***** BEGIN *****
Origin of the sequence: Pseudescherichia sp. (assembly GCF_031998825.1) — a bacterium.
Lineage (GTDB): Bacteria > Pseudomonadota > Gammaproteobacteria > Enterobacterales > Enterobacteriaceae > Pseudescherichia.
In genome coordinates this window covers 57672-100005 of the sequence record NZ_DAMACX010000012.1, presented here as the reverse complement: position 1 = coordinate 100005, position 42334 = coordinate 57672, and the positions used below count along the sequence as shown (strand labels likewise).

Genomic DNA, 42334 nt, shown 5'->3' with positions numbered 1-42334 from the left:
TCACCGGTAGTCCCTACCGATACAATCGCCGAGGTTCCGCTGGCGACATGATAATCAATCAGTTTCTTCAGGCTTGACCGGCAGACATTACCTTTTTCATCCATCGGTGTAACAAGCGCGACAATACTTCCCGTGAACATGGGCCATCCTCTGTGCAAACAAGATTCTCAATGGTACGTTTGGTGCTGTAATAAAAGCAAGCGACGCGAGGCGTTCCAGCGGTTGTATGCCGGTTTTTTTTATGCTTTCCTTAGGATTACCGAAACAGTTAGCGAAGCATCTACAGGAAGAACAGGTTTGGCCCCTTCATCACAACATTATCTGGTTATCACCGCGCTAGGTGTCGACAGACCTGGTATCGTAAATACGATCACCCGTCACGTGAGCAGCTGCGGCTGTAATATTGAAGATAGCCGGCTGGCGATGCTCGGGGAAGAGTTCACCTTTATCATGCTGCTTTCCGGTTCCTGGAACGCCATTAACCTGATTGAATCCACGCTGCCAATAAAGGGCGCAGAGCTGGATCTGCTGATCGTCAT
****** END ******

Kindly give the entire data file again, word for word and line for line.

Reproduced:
Origin of the sequence: Pseudescherichia sp. (assembly GCF_031998825.1) — a bacterium.
Lineage (GTDB): Bacteria > Pseudomonadota > Gammaproteobacteria > Enterobacterales > Enterobacteriaceae > Pseudescherichia.
In genome coordinates this window covers 57672-100005 of the sequence record NZ_DAMACX010000012.1, presented here as the reverse complement: position 1 = coordinate 100005, position 42334 = coordinate 57672, and the positions used below count along the sequence as shown (strand labels likewise).

Genomic DNA, 42334 nt, shown 5'->3' with positions numbered 1-42334 from the left:
TCACCGGTAGTCCCTACCGATACAATCGCCGAGGTTCCGCTGGCGACATGATAATCAATCAGTTTCTTCAGGCTTGACCGGCAGACATTACCTTTTTCATCCATCGGTGTAACAAGCGCGACAATACTTCCCGTGAACATGGGCCATCCTCTGTGCAAACAAGATTCTCAATGGTACGTTTGGTGCTGTAATAAAAGCAAGCGACGCGAGGCGTTCCAGCGGTTGTATGCCGGTTTTTTTTATGCTTTCCTTAGGATTACCGAAACAGTTAGCGAAGCATCTACAGGAAGAACAGGTTTGGCCCCTTCATCACAACATTATCTGGTTATCACCGCGCTAGGTGTCGACAGACCTGGTATCGTAAATACGATCACCCGTCACGTGAGCAGCTGCGGCTGTAATATTGAAGATAGCCGGCTGGCGATGCTCGGGGAAGAGTTCACCTTTATCATGCTGCTTTCCGGTTCCTGGAACGCCATTAACCTGATTGAATCCACGCTGCCAATAAAGGGCGCAGAGCTGGATCTGCTGATCGTCAT